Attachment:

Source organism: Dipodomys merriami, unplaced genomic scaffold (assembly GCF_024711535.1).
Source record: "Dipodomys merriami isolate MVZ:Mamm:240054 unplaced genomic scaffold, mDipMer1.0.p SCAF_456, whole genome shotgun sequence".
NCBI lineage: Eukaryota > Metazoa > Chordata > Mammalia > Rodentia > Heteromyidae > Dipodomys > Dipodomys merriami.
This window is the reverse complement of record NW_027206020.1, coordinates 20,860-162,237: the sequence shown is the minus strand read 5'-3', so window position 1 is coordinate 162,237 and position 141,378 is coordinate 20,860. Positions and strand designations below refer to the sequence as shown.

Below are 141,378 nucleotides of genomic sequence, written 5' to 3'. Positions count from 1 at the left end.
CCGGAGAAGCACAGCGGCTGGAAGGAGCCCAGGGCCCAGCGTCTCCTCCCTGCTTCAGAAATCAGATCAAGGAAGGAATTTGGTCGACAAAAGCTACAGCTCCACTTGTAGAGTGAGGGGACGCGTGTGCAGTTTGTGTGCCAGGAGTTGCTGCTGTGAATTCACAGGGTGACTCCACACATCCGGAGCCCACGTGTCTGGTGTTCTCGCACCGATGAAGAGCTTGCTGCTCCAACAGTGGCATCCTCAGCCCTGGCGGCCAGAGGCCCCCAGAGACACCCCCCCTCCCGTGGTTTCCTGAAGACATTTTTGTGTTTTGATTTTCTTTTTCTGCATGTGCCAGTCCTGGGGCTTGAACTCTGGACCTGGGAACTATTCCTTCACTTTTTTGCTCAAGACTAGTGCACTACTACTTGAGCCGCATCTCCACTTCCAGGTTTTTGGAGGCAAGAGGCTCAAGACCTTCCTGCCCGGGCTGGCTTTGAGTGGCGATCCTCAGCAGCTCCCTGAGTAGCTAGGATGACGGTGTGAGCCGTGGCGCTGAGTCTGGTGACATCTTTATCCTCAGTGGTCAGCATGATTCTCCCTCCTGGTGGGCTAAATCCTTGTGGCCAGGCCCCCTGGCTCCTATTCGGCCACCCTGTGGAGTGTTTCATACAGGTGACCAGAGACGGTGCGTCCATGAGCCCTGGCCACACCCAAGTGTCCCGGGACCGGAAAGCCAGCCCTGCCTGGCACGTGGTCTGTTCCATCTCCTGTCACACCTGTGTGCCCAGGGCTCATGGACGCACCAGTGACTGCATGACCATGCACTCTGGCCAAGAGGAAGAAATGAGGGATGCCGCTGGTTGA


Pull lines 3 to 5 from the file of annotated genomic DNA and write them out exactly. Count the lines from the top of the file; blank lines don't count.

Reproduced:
NCBI lineage: Eukaryota > Metazoa > Chordata > Mammalia > Rodentia > Heteromyidae > Dipodomys > Dipodomys merriami.
This window is the reverse complement of record NW_027206020.1, coordinates 20,860-162,237: the sequence shown is the minus strand read 5'-3', so window position 1 is coordinate 162,237 and position 141,378 is coordinate 20,860. Positions and strand designations below refer to the sequence as shown.

Below are 141,378 nucleotides of genomic sequence, written 5' to 3'. Positions count from 1 at the left end.